I also put 40k on a car in a year sometimes, so for me it's hard to imagine a properly conceived and clearanced setup like that to just reach end of life at that type of mileage.

 

  • Upvote 2
Link to comment
Share on other sites

I agree.  If it were residual damage resultant from detonation in the process of tuning or something, that would be more understandable.  But if in fact the break is due to cylinder liner wear, I don't know that the wear would be that accelerated with say an average of double the stock output.

I also put 40k on a car in a year sometimes, so for me it's hard to imagine a properly conceived and clearanced setup like that to just reach end of life at that type of mileage.

 

Maybe I have a German view on it. Our cars see a significantly higher load collective due to our (few remaining) limit-free motorways. So, for us a car with twice the original power output reaching more than say 50000km with a certain setup is quite uncommon. Of course, there are cars which last longer than that, but that would be the exception.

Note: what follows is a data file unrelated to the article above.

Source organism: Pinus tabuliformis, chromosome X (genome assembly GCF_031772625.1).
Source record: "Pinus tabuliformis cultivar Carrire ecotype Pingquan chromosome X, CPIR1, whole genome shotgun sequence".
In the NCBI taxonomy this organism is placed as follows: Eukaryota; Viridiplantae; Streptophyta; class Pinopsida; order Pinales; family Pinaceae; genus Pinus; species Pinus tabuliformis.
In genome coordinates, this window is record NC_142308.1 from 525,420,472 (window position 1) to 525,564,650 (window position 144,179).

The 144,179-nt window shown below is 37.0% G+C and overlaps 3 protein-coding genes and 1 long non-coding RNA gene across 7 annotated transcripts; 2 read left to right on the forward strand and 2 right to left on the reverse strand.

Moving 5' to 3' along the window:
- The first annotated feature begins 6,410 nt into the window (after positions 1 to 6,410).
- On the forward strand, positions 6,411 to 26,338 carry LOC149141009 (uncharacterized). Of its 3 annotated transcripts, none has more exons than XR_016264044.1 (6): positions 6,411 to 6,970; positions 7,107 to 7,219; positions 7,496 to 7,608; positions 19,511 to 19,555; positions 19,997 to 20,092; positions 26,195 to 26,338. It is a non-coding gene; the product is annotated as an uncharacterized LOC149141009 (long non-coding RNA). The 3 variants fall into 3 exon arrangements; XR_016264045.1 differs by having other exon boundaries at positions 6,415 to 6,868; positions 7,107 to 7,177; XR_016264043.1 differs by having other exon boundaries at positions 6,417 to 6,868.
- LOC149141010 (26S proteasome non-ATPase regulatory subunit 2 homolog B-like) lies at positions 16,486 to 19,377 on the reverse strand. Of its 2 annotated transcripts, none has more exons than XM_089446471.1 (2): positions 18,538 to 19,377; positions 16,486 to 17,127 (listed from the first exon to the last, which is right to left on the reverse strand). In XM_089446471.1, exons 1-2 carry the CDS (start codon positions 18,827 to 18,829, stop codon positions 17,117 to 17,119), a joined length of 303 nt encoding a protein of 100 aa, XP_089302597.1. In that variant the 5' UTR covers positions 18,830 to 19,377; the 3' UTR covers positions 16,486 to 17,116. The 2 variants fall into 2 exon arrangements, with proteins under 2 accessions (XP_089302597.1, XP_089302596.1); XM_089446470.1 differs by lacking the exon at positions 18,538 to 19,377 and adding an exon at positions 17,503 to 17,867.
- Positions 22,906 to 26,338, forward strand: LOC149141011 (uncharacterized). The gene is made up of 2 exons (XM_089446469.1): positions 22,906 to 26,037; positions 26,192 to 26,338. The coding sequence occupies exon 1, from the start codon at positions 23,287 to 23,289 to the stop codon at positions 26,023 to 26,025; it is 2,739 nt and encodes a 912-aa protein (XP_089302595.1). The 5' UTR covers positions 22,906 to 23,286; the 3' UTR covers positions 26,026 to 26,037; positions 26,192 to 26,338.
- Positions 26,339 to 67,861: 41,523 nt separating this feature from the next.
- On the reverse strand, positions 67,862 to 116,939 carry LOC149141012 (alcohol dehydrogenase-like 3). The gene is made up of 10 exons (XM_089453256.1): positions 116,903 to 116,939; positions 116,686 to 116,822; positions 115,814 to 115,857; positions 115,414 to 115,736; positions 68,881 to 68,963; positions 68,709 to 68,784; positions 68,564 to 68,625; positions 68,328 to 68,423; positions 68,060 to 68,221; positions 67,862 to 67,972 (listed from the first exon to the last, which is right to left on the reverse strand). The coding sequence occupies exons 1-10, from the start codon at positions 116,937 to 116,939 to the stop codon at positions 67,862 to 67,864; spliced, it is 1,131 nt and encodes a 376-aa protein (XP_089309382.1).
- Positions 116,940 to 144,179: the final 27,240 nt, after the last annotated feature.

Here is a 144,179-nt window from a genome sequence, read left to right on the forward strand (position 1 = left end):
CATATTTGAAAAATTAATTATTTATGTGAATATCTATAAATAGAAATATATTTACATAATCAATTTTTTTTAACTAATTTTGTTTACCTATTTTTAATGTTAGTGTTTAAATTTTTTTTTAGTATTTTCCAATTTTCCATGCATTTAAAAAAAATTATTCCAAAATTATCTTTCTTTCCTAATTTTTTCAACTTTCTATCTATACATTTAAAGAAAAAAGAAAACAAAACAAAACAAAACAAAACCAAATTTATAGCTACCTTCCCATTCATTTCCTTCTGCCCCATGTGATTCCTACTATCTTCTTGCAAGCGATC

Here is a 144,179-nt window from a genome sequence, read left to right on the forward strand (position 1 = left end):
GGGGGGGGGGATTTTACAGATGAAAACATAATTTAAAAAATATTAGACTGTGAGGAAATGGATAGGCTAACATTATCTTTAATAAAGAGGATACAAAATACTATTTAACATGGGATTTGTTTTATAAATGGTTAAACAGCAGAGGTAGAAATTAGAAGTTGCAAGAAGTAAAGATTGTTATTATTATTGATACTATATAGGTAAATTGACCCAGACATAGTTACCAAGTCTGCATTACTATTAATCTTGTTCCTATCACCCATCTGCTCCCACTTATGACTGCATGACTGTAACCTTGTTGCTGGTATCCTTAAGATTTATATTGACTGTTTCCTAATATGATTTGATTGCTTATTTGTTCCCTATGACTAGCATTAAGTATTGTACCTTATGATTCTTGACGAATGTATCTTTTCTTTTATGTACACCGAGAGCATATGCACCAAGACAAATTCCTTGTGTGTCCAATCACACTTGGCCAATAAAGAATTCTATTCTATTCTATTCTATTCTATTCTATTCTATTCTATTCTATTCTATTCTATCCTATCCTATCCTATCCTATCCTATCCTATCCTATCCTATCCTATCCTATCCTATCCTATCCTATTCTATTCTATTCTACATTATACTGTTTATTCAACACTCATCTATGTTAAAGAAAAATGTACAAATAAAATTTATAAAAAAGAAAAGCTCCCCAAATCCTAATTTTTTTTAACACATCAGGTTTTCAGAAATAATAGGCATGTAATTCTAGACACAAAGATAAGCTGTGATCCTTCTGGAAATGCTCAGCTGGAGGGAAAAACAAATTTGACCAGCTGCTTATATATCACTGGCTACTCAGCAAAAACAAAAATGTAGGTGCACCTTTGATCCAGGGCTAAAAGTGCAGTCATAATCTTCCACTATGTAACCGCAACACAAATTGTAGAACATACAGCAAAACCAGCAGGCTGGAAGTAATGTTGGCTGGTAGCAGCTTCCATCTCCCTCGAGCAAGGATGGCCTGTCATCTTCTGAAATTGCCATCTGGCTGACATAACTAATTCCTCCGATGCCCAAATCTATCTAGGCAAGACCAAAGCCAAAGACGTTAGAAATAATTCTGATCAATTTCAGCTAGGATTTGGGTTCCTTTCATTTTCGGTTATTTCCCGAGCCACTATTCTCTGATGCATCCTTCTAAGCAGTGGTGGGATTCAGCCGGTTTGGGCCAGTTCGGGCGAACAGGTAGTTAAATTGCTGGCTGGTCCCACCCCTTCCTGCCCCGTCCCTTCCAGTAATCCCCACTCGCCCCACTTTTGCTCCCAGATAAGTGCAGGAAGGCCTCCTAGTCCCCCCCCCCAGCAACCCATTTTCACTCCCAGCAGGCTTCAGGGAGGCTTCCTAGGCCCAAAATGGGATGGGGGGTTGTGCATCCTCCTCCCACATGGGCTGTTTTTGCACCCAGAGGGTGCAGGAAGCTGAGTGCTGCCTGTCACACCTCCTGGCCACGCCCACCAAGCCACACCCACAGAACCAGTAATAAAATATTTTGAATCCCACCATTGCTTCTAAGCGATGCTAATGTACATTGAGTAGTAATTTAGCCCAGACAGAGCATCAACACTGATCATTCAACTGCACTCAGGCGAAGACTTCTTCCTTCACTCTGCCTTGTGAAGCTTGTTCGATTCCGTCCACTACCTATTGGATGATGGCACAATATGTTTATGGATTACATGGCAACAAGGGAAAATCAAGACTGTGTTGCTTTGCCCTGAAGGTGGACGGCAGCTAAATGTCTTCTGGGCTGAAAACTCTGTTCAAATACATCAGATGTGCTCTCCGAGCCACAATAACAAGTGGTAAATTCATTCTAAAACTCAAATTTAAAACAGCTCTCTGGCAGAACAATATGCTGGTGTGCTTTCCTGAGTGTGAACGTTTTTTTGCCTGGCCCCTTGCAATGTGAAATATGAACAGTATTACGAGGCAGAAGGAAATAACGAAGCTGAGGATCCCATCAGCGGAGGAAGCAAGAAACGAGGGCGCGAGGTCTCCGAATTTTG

Link to comment
Share on other sites

Join the conversation

You can post now and register later. If you have an account, sign in now to post with your account.

Guest
Reply to this topic...

×   Pasted as rich text.   Paste as plain text instead

  Only 75 emoji are allowed.

×   Your link has been automatically embedded.   Display as a link instead

×   Your previous content has been restored.   Clear editor

×   You cannot paste images directly. Upload or insert images from URL.

 Share